Waaqeffannaa rituals honor both God and the earth. Followers of the religion seem to take cue from God Himself, who created the earth, to inform their ways of relating to Waaqaa and earth (lafa). Evidence that suggests a relationship based on fears, intimidations or punishment between God and persons is less prevalent than those that are mostly based on respect for God, one another and for the earth. Waaqeffataas embrace and celebrate the egalitarian view of God and the diversity of names people call God. Despite some differences among people, research points to followers’ similar attitudes towards God. “… it has become clear that their attitude towards him [sic] is not only inspired by awe but also marked by familiarity and even, from time to time, by lack of respect. In his despair, a man may claim: ‘Waaqaa does not exist!’”[11] This just showsWaaqeffataas have a more liberal relationship with God. It does not mean that they are less pious as there is enough evidence to suggest many magnificent examples of humility, piety and obedience.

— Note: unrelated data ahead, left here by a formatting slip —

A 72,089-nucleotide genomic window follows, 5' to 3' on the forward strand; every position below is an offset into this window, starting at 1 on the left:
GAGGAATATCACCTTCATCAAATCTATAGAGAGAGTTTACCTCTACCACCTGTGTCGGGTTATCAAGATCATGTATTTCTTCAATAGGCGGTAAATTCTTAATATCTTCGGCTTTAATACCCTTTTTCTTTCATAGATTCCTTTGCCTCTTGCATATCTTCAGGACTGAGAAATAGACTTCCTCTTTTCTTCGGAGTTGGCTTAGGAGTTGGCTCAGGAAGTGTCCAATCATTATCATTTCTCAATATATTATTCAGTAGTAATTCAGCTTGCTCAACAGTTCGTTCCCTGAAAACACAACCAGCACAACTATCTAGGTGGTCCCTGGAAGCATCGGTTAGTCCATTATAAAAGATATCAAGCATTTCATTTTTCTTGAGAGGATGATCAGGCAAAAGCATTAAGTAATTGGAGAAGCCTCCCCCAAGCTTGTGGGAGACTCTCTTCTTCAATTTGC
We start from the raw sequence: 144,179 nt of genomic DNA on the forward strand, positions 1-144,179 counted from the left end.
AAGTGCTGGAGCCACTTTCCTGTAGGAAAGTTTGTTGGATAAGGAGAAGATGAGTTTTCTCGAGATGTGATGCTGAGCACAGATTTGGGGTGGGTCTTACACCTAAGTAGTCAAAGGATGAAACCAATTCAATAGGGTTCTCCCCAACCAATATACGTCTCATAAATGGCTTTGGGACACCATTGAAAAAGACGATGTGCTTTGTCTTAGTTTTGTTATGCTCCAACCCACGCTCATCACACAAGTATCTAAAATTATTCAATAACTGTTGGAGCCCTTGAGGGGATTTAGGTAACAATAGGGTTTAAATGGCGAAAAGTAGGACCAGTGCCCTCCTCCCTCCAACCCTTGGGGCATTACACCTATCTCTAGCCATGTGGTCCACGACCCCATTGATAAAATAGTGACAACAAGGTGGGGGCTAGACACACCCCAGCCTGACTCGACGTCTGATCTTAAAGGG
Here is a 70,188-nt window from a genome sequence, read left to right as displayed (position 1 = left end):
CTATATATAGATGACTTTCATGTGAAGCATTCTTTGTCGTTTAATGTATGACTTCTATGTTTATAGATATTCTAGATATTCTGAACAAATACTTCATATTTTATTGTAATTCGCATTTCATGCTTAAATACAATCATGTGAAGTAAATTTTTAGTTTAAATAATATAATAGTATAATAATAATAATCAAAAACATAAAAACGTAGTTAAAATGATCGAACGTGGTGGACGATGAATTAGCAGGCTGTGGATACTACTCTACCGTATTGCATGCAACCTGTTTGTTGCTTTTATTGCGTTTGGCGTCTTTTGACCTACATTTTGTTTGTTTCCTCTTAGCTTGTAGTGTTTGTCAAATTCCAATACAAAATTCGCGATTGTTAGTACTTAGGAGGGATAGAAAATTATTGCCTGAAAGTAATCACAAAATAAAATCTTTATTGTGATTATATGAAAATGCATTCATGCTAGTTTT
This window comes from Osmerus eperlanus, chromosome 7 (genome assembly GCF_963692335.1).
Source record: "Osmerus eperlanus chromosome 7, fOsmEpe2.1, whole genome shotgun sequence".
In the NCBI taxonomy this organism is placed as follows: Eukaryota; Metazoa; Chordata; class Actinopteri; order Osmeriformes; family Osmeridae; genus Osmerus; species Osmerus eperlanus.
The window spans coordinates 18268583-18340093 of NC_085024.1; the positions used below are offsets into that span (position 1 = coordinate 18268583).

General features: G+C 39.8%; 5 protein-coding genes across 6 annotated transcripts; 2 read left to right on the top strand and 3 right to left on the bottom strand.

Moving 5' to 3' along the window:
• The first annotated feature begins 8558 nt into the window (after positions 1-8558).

The question of Waaqeffataas’ acknowledgement of the oneness of God and the multiple names various religions call Him does not only show the openness of the concept of God to various interpretations, but it also shows the religion’s acceptance of religious diversity. It is easier to engage in interfaith or other conflict resolution activities when such an acknowledgement is extant than when religions claim “my way or the highway.” The ways some prayers are rendered testify to this progressive values of Waaqeffannaa: “O Black God who created the dark sky and the clean waters, who is one but called by multitudes of names, who has no competitor, the omniscient, the omnipotent, the omnipresent, who is eternal and ever powerful, whose power can never decline.”[12] Because of the view of God described here, Waaqeffataas believe that God is patient and that it is not in His nature to become angry if people believe in other things abandoning Him. Bokku holds the Waaqeffannaa God is too self-confident to be angered into punishing people who do not obey or defect to other religions.[13]